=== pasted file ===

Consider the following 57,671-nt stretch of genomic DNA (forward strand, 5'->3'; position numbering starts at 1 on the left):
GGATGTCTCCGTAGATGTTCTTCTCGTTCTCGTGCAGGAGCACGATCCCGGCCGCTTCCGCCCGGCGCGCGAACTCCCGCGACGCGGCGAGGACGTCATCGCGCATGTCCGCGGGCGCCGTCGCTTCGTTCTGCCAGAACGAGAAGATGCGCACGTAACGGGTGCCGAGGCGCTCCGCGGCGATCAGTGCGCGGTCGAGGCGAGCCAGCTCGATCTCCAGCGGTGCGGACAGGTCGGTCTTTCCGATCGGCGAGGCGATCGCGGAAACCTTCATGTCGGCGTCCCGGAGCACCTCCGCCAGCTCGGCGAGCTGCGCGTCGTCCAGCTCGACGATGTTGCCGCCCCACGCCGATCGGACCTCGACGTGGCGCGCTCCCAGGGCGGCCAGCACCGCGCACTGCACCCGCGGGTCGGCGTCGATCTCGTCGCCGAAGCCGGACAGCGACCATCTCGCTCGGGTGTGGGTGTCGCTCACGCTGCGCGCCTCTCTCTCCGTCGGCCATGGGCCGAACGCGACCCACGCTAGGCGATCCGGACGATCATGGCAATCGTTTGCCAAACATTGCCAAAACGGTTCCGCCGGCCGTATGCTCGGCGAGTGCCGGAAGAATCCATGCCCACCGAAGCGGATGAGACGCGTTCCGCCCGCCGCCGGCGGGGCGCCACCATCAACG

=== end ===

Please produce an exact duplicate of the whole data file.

Consider the following 57,671-nt stretch of genomic DNA (forward strand, 5'->3'; position numbering starts at 1 on the left):
GGATGTCTCCGTAGATGTTCTTCTCGTTCTCGTGCAGGAGCACGATCCCGGCCGCTTCCGCCCGGCGCGCGAACTCCCGCGACGCGGCGAGGACGTCATCGCGCATGTCCGCGGGCGCCGTCGCTTCGTTCTGCCAGAACGAGAAGATGCGCACGTAACGGGTGCCGAGGCGCTCCGCGGCGATCAGTGCGCGGTCGAGGCGAGCCAGCTCGATCTCCAGCGGTGCGGACAGGTCGGTCTTTCCGATCGGCGAGGCGATCGCGGAAACCTTCATGTCGGCGTCCCGGAGCACCTCCGCCAGCTCGGCGAGCTGCGCGTCGTCCAGCTCGACGATGTTGCCGCCCCACGCCGATCGGACCTCGACGTGGCGCGCTCCCAGGGCGGCCAGCACCGCGCACTGCACCCGCGGGTCGGCGTCGATCTCGTCGCCGAAGCCGGACAGCGACCATCTCGCTCGGGTGTGGGTGTCGCTCACGCTGCGCGCCTCTCTCTCCGTCGGCCATGGGCCGAACGCGACCCACGCTAGGCGATCCGGACGATCATGGCAATCGTTTGCCAAACATTGCCAAAACGGTTCCGCCGGCCGTATGCTCGGCGAGTGCCGGAAGAATCCATGCCCACCGAAGCGGATGAGACGCGTTCCGCCCGCCGCCGGCGGGGCGCCACCATCAACG